The Masculine Preconditions of Individualism, the Indo-Europeans, and the Modern Hegelian Concept of Collective FreedomRicardo Duchesne
Libertarian freedoms are not incompatible with a strong commitment to in-group white identity politics. On the contrary, Europeans can preserve their attachment to individual liberties only by living inside nations with a strong sense of collective ancestry in opposition to mass immigration.
This is hard to understand because individualism by its nature is a form of separation or differentiation of the self from the surrounding environment, from that which is external, the I from the not-I. It is hard because the individualism of the West is always contrasted to the collectivism of the Rest.
Some say the “idea that the individual is sovereign” is a “miracle”. This is inaccurate wording. Europeans became individuals through a long drawn out effort, not in one fell swoop or in one historical period. The detachment of the self from the ensemble of the surrounding world, including one’s own body, manifested itself in different degrees by different sides of the human personality in multiple cultural ways. There is a biological starting point, however, a necessary biological precondition, which consists in the fact that a man is not born a man but must become a man. Throughout history, across all cultures, men became men only by proving their masculinity in risky contests with the surrounding environment and with other adversarial men. It is this struggle to become a man in the eyes of other men that brings forth the conscious differentiation of the male ego from the enveloping womblike environment. But this differentiation cannot be seen as the first cultural sign of an emerging human personality; it is only a necessary precondition, a very important one, in making us realize that we must avoid looking at some religious experience, some intellectual or artistic movement, for the first ushering of individualism. We must look instead for what is today seen as the least civilized aspect of human nature: the contesting and violent struggle of men to become men.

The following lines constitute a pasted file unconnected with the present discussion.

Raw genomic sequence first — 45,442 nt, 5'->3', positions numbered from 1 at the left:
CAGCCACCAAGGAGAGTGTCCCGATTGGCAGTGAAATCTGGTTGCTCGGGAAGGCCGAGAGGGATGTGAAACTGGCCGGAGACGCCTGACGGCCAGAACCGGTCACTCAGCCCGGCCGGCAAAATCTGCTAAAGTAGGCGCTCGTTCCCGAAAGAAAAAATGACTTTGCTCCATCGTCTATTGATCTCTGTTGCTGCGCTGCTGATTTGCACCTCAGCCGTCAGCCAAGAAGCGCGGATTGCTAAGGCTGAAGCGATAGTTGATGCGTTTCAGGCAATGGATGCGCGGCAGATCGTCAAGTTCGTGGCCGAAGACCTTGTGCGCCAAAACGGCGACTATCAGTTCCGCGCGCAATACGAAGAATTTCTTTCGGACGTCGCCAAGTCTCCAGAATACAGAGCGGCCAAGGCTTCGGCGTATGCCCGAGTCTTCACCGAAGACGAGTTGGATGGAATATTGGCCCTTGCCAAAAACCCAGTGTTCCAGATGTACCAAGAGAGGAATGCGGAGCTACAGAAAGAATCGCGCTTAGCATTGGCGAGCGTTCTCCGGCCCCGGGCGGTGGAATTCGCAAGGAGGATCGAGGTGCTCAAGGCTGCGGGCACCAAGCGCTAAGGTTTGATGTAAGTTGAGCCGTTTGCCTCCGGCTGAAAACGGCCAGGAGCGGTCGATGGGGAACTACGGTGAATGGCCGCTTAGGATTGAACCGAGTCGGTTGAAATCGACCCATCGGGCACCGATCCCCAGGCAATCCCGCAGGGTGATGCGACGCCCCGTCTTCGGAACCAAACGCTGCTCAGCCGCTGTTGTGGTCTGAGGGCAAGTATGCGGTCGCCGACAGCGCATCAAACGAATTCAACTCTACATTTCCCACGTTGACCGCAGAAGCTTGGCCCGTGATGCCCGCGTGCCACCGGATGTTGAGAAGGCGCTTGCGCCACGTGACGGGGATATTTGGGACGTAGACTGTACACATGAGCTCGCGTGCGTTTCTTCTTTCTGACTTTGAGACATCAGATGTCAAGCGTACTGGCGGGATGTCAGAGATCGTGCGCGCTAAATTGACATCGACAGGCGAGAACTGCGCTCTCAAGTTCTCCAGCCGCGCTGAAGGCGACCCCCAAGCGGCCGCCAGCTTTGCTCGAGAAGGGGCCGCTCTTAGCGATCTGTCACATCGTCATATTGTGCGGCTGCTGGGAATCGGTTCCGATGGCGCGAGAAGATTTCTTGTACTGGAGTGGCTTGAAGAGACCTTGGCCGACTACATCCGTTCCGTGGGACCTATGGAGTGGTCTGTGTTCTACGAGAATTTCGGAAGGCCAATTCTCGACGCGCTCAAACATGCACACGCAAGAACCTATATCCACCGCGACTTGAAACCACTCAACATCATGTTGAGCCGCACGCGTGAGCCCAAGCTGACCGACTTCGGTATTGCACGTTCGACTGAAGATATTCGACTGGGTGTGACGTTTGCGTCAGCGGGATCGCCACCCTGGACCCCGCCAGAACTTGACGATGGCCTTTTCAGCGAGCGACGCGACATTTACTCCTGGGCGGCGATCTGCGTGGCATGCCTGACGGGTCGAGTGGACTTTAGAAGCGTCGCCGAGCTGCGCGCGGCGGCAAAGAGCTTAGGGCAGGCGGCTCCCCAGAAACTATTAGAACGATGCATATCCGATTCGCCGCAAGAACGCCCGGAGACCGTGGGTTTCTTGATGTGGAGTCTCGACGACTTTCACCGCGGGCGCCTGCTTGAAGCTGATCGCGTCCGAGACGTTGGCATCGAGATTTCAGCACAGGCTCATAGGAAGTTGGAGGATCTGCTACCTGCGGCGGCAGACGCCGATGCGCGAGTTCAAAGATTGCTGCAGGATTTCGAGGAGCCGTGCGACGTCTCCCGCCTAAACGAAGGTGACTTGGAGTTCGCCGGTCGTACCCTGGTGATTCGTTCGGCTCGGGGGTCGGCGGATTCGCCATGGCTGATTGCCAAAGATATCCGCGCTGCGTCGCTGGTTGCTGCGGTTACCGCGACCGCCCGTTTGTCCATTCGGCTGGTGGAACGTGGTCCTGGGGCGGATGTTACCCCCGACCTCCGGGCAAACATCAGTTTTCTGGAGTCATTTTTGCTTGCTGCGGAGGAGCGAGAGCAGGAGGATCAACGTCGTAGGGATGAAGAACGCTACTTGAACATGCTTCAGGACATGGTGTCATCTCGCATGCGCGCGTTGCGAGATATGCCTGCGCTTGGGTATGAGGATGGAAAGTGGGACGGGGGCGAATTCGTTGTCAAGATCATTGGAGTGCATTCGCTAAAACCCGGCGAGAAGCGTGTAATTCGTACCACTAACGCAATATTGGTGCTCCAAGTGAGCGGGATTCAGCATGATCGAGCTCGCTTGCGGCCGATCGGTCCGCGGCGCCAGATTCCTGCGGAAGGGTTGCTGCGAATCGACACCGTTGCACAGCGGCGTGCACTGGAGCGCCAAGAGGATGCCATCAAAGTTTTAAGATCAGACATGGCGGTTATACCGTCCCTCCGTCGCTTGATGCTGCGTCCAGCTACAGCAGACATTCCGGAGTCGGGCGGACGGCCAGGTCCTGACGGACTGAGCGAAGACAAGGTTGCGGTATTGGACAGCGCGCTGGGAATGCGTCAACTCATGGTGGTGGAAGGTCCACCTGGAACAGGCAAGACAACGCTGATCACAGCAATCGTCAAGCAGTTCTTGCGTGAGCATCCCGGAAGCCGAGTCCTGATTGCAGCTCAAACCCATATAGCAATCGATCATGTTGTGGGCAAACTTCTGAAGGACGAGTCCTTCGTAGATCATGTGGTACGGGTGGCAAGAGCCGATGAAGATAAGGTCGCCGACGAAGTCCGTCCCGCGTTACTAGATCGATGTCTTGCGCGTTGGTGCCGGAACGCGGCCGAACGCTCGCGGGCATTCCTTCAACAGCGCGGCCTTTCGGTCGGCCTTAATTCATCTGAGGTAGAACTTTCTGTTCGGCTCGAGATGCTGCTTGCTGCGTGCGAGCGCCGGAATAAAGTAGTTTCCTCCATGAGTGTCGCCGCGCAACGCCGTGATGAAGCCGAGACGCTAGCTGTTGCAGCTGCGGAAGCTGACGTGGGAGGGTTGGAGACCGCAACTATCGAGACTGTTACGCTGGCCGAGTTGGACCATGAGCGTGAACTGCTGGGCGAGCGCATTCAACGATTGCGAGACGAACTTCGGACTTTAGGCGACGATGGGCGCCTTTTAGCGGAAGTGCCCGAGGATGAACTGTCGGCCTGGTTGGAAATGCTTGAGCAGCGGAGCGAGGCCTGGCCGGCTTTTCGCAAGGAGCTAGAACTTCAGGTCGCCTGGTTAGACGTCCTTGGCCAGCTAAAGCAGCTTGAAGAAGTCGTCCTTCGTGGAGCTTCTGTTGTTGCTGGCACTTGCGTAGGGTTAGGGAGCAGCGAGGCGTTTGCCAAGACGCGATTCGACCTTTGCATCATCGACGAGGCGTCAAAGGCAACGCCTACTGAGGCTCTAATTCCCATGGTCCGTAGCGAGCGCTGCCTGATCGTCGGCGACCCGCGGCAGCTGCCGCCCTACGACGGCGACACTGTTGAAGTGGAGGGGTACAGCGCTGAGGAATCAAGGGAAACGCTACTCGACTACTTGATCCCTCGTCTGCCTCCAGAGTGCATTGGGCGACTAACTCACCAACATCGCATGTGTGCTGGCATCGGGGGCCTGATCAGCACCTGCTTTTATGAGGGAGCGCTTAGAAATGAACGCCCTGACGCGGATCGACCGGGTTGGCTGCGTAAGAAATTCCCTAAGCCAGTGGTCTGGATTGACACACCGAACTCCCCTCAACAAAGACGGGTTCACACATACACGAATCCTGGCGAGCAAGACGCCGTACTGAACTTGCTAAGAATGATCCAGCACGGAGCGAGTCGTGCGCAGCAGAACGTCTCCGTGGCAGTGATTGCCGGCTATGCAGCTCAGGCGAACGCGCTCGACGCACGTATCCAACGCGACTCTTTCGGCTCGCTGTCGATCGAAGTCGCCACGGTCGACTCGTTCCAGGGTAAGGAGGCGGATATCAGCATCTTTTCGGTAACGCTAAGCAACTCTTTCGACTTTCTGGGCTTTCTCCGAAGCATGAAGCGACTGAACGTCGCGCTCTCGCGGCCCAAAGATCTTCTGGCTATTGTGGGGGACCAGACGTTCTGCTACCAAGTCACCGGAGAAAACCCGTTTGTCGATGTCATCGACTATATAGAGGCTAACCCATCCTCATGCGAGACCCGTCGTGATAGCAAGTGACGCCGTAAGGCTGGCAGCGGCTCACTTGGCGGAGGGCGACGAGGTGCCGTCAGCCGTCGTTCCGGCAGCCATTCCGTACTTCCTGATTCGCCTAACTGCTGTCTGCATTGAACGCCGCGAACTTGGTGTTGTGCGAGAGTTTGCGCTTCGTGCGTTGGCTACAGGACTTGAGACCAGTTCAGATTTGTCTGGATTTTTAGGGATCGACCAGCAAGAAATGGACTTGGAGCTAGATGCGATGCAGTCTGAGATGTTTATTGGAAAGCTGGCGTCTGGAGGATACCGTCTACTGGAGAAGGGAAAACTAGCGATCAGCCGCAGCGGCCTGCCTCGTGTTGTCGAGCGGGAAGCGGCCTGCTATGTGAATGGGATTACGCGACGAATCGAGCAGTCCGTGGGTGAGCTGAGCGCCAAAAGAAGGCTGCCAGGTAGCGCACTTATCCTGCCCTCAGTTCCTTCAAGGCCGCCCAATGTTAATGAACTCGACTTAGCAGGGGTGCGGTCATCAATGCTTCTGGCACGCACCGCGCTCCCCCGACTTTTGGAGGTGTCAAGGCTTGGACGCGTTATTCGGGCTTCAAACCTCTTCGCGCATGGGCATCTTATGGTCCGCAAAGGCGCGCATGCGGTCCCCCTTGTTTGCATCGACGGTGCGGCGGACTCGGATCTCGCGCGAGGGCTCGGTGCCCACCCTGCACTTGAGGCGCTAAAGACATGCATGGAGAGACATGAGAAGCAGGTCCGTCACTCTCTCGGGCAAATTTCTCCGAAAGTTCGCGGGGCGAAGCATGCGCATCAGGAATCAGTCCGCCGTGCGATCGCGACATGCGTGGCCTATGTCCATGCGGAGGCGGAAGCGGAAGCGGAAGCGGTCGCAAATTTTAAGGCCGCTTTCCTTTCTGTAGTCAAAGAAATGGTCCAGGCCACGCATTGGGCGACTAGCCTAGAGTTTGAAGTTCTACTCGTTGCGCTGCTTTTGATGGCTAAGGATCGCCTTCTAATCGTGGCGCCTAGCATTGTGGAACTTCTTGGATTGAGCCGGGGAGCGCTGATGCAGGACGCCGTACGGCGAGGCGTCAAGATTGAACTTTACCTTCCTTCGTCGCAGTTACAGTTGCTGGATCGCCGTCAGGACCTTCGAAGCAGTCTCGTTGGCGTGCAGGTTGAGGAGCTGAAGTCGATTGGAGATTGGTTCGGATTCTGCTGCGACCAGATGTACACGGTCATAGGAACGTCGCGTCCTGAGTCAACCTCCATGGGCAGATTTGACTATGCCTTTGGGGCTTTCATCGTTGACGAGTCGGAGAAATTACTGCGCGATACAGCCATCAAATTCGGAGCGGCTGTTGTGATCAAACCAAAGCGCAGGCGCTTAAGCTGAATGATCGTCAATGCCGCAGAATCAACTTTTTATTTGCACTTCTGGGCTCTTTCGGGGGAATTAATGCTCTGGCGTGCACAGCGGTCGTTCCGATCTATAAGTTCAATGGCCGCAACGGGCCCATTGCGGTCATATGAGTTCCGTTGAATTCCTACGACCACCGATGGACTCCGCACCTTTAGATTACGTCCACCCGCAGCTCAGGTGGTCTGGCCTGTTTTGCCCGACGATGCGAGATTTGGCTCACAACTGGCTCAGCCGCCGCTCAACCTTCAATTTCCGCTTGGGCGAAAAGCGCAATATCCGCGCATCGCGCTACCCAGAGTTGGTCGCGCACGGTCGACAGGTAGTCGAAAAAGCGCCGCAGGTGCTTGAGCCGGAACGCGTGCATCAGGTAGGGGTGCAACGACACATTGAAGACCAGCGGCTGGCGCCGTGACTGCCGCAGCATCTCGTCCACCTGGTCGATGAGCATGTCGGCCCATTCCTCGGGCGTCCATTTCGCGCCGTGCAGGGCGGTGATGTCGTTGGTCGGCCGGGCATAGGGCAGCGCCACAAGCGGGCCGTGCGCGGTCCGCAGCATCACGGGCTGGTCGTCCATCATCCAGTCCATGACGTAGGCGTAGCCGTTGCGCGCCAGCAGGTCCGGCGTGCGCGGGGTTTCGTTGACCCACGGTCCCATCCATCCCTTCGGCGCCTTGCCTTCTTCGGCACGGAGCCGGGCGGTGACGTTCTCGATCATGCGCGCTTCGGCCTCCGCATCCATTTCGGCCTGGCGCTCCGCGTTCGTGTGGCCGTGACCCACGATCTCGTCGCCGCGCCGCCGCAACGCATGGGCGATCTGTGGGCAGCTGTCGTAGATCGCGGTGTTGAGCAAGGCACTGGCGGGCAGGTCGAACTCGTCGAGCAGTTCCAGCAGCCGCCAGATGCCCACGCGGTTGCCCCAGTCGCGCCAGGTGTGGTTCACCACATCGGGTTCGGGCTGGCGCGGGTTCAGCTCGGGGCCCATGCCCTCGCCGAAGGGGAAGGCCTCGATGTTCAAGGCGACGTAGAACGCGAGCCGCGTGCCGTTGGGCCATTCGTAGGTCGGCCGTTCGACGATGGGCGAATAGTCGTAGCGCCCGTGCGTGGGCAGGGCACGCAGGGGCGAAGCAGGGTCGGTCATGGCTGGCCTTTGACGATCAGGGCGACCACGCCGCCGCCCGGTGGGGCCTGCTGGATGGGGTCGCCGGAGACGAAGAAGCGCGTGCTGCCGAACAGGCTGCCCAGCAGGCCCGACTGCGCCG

This struggle for a male identity is only a precondition, an always present one, but not a sufficient condition, for the appearance of self-awareness, the emergence of the first inklings of human individuality. The first signs of individualism are to be found in history only with the horse riding Indo-European aristocratic warriors who came storming out of the Pontic Steppes in the fourth millennium BC. Indo-European societies were uniquely ruled by aristocratic men living in a state of permanent mobility and adversity for whom the highest value in life was heroic struggle to the death for pure prestige. It was out of this struggle for renown by aristocratic men seeking recognition from their aristocratic peers that the separation and freedom of humans from the undifferentiated world of nature and the undifferentiated world of collectivist-despotic societies was fostered.
This struggle for recognition against the biological fear of death in the name of glory and honour, which are immaterial goals, deeply interiorized within the ego of the contesting hero, nurtured among men an awareness that each hero is not just a body with appetites and limbs but also a character, an individual with an immaterial psyche that is risked in battle, and with a thymos that is “spirited” and causes intense emotions, and with a noos that represents a separate faculty of thinking. While the distinction between the soul, the intellect, and the bodily organs, are not well crystallized in Homer’s Iliad, individuals with outstanding feats associated with their particular names are beginning to be recognized, and not just in the Iliad, but in all the earliest sagas, myths, and heroic accounts of Indo-Europeans. We find in these heroic tales individuals with private grudges, private frustrations, and private internal spaces, even if we have to wait for Plato to witness a clear distinction between bodily appetites, thymotic emotions, and mental faculties. In Oriental societies only the despotic ruler boasts of his deeds and his power, and even then only as a messenger of mysterious gods ruling over humans, unlike the gods of Indo-Europeans, who are human-like with human attributes and flaws.